Electric Eel-Inspired Soft Electrocytes for Solid-State Power Systems

Han, Won BaeKim, Dong-JeKim, Yong MinKo, Gwan-JinShin, Jeong-WoongJang, Tae-MinHan, SungkeunKang, HeeseokLim, Jun HyeonEom, Chan-HwiLee, Joong HoonYang, Seung MinRajaram, KavetiBandodkar, Amay J.Moon, Hong ChulHwang, Suk-Won
Issue Date
John Wiley & Sons Ltd.
Advanced Functional Materials, v.34, no.2
As the demand for power systems, including portable ones, is growing at an ever-faster pace, many studies are approaching to discover innovative materials for current battery technology or replace the existing ones with new systems through mimicking living things or nature. Here, a soft, solid-state power storage system featuring electric eel-inspired artificial electric organs capable of converting the chemical potential of an ionic gradient into electricity is introduced. These organs are constructed through the assembly of low and high ion-concentrated zwitterionic gel films with cation- and anion-selective intermembranes, which generate a rechargeable open-circuit voltage of approximate to 135 mV. Combined use of a chemically synthesized room-temperature ionic liquid and a high-boiling point organic solvent as ion-conducting electrolyte allows electric organs to withstand extreme temperatures ranging from -20 and 100 degrees C, while the thin and stretchable constituent layers facilitate mechanical flexibility without compromising electrical performance. Scalable integration of electric organs in series and parallel configurations achieves high levels of voltage and current outputs, and employment of origami folding geometry enables on-demand discharge upon self-registered folding, paving the way for portable, high-voltage energy sources in the fields of wearable electronics and soft robotics. Soft, flexible, solid-state energy storage systems with power generation principles mimicking electric eels are developed. Sequential integration of low- and high-salt zwitterionic gels and cation and anion exchange membranes creates thermally- and mechanically-tolerant artificial electrocytes that generate a rechargeable voltage of 130-140 mV. Demonstration of large-scale arrays and origami-folding strategies validates the possibility of scalable and portable energy storage devices.image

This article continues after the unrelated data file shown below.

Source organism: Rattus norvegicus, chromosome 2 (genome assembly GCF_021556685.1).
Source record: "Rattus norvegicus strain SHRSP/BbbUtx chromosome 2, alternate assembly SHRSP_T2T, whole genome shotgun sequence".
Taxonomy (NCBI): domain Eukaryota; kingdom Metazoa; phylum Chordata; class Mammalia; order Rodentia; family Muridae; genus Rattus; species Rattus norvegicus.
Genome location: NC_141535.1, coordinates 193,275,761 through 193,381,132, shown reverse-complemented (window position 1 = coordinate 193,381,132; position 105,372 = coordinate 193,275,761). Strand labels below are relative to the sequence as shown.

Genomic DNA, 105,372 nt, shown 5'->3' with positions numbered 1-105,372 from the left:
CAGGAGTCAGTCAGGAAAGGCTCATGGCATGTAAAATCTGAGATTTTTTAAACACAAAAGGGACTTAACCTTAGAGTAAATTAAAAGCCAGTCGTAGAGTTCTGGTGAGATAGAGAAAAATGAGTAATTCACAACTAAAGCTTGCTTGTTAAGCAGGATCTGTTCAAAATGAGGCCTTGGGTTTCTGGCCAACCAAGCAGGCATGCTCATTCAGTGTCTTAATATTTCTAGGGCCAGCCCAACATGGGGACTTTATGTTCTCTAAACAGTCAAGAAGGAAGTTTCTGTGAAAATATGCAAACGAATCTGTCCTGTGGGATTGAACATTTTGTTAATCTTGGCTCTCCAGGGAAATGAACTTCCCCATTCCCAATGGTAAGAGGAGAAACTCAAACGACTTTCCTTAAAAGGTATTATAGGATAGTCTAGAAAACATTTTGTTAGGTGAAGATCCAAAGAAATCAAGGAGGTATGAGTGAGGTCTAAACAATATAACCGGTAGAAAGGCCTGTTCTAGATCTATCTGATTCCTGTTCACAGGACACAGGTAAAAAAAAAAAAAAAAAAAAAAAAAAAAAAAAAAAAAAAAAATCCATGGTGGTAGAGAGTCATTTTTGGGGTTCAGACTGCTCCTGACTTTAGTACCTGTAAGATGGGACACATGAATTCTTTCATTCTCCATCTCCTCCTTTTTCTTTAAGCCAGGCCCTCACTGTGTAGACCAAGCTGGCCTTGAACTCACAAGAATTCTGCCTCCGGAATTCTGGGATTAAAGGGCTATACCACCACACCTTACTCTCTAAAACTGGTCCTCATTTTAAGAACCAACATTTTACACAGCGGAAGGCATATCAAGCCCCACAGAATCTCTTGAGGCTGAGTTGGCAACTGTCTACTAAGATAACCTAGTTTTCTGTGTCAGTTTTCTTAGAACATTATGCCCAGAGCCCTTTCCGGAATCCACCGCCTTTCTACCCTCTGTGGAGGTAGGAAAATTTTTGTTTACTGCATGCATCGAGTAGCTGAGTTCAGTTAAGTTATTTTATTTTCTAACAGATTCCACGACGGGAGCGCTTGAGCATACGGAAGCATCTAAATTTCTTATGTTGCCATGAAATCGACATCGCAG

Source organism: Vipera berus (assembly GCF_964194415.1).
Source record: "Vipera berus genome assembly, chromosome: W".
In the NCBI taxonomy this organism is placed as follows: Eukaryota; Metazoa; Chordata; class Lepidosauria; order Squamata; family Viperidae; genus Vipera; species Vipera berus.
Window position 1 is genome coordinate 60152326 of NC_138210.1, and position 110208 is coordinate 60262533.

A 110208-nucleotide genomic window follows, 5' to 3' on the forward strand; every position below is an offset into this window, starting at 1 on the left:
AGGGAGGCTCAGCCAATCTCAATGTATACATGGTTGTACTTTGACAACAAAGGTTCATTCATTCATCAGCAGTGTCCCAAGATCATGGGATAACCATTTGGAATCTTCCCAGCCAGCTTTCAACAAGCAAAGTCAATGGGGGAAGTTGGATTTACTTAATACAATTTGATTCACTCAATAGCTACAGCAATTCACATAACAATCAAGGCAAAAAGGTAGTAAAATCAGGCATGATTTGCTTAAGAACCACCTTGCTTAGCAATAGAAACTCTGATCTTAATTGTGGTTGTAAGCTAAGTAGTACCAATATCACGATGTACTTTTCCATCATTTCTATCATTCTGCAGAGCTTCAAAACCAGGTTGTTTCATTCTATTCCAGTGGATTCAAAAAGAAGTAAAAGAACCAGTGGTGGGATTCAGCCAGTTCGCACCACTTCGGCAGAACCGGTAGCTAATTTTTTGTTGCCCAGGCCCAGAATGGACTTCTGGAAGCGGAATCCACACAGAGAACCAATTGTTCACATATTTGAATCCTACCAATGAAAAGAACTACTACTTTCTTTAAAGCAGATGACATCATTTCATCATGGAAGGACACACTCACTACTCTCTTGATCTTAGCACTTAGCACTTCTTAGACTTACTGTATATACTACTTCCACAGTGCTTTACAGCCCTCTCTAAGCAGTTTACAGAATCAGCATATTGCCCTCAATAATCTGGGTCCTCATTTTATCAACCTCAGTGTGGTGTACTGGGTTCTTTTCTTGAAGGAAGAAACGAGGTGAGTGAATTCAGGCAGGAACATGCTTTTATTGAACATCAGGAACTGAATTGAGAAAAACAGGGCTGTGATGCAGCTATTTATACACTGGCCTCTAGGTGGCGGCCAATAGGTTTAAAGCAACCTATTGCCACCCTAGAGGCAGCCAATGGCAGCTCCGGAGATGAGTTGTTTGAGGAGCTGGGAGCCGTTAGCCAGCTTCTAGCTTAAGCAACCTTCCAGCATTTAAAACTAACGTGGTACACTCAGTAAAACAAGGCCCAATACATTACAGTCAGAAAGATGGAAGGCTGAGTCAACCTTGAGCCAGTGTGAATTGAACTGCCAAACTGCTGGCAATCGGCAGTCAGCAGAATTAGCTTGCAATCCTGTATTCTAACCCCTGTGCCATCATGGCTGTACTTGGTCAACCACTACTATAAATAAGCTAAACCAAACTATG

SOLAR-CELLS; electric eels; flexible power storages; ionic gradients; room-temperature ionic liquids; solid-state electrolytes
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